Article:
Hun Manet, speaking last week to government officials and villagers in southern Takeo province, decisively dismissed the Vietnamese concern and vowed to push forward with the project, which he said would provide a huge benefit to Cambodia. (Source: MDT/AP)

While Wang Yi is visiting Cambodia, the U.S. and Philippine forces are launching combat drills in disputed waters. American and Filipino forces launched their largest combat exercises in years yesterday in a show of allied firepower near the disputed South China Sea that has alarmed Beijing.

The annual exercises by the longtime treaty allies will run until May 10 and involve more than 16,000 of their military personnel, along with more than 250 French and Australian forces.

While the Philippine military maintains that the Balikatan – Tagalog for "shoulder-to-shoulder" – trainings are not directed at a particular country, some of their main conflict scenarios are set in or near the disputed South China Sea, where Chinese and Philippine coast guard are accompanying ships have figured in a series of increasing tense territorial faceoffs since last year.

The Philippine military said a key focus of this year's drills is territorial defense. "We're dead serious about protecting our territory – that's why we do these Balikatan exercises," Col. Michael Logico, who speaks for the Philippine military on the combat drills, told the Associated Press.

As the disputes between China and the Philippines have escalated, President Joe Biden and his administration has repeatedly warned that the United States is obligated to defend the Philippines, its oldest treaty ally in Asia, if it is attacked.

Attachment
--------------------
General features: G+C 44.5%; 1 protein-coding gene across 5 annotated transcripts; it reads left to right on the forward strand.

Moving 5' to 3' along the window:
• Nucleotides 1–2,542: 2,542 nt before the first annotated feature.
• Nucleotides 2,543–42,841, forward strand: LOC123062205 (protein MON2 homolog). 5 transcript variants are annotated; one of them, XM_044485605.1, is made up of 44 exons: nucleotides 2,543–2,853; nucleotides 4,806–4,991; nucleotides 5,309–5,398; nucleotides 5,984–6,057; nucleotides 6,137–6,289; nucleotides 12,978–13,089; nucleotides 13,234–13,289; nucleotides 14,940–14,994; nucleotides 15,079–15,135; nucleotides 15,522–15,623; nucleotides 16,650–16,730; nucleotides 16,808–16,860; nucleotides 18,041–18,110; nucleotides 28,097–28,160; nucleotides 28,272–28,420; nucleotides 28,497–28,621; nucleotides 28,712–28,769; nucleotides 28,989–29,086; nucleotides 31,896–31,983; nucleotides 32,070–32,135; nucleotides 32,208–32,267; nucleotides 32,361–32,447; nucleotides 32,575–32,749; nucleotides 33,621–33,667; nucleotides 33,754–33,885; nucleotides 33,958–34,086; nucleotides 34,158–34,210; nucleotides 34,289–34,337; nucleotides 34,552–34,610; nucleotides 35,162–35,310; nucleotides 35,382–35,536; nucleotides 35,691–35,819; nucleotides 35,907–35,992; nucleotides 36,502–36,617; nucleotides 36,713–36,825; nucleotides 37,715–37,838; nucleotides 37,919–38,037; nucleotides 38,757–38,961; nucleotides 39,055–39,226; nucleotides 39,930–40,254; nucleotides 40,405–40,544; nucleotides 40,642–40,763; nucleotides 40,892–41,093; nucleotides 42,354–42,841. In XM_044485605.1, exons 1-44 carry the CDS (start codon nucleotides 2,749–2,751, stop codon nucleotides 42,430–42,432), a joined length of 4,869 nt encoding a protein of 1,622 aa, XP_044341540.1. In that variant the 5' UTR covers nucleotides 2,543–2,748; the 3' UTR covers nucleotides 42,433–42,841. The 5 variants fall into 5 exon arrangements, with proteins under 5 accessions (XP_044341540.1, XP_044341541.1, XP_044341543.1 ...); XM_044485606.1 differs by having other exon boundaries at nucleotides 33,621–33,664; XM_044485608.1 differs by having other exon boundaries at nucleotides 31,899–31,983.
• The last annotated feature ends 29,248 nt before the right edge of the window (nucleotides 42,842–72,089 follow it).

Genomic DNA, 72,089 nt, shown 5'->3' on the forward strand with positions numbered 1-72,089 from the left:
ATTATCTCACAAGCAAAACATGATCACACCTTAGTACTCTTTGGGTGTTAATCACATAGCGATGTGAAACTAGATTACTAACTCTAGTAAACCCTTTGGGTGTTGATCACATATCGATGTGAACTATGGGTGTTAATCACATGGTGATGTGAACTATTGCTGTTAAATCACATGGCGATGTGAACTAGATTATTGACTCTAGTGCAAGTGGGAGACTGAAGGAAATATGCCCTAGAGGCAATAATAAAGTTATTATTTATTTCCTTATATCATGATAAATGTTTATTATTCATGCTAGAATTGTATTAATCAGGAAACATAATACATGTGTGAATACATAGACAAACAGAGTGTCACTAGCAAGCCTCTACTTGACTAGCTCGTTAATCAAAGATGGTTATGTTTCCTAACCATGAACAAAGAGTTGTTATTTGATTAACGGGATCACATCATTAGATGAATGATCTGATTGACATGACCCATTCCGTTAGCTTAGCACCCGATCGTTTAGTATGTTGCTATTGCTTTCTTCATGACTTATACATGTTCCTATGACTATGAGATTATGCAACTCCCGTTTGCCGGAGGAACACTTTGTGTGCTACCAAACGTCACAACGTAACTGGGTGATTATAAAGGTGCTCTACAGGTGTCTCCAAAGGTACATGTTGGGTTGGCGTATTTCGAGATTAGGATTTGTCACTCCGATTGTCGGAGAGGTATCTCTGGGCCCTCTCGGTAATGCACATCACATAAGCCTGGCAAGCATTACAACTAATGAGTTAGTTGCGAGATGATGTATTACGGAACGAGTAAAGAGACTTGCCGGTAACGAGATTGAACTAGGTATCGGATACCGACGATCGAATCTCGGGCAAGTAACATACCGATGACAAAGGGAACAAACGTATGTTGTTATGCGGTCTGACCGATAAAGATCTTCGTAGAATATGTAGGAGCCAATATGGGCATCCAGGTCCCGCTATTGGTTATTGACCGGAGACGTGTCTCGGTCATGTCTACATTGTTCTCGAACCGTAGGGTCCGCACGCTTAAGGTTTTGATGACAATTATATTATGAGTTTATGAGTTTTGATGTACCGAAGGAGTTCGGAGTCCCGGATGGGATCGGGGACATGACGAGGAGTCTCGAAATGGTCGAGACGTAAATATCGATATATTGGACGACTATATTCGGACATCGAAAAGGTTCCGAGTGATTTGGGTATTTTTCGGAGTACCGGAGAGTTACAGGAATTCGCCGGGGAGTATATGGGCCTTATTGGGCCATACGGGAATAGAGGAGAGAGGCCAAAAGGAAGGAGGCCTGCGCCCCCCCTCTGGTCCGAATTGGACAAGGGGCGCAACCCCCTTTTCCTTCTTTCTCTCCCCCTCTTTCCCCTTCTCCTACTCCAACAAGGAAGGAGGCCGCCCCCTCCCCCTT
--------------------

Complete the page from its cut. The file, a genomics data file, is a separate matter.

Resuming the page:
Note: U.S. Marine Lt. Gen. William Jurney said in the ceremony that the large-scale military exercises will demonstrate that the 1951 Mutual Defense Treaty between the U.S. and the Philippines "is no mere piece of paper."

Washington has no claim to the contested waters but has declared that freedom of navigation and overflight and the peaceful resolution of the disputes are in its national interest.

Naturally, China strongly criticized the exercises, saying the Philippines was "ganging up" with countries from outside Asia in an obvious reference to the United States and its security partners, and warned that the drills could instigate confrontation and undermine regional stability.

China specifically opposed the transport of a U.S. ground-launched missile system to the northern Philippines ahead of the exercises. Chinese Foreign Ministry spokesperson Lin Jian expressed China's grave concern over the deployment of the missile system "at China's doorstep."

Is Mr. Marcos doing the right things that the Cambodians are doing to help modernize their country? Is building ballistic launches better than building bridges?


The views do not necessarily reflect those of DotDotNews.

To contact the writer, please direct email: AugustusKYeung@ymail.com

Read more articles by Augustus K. Yeung:

Opinion | Is there a shift in Chinese diplomacy? It must be more proactive

Opinion | How 'durian diplomacy' sweetens China-Vietnam broader relations

Opinion | German Chancellor Scholz in China – What are his goals?

Opinion | Sino-US stories of ambivalence and rivalry: Then and now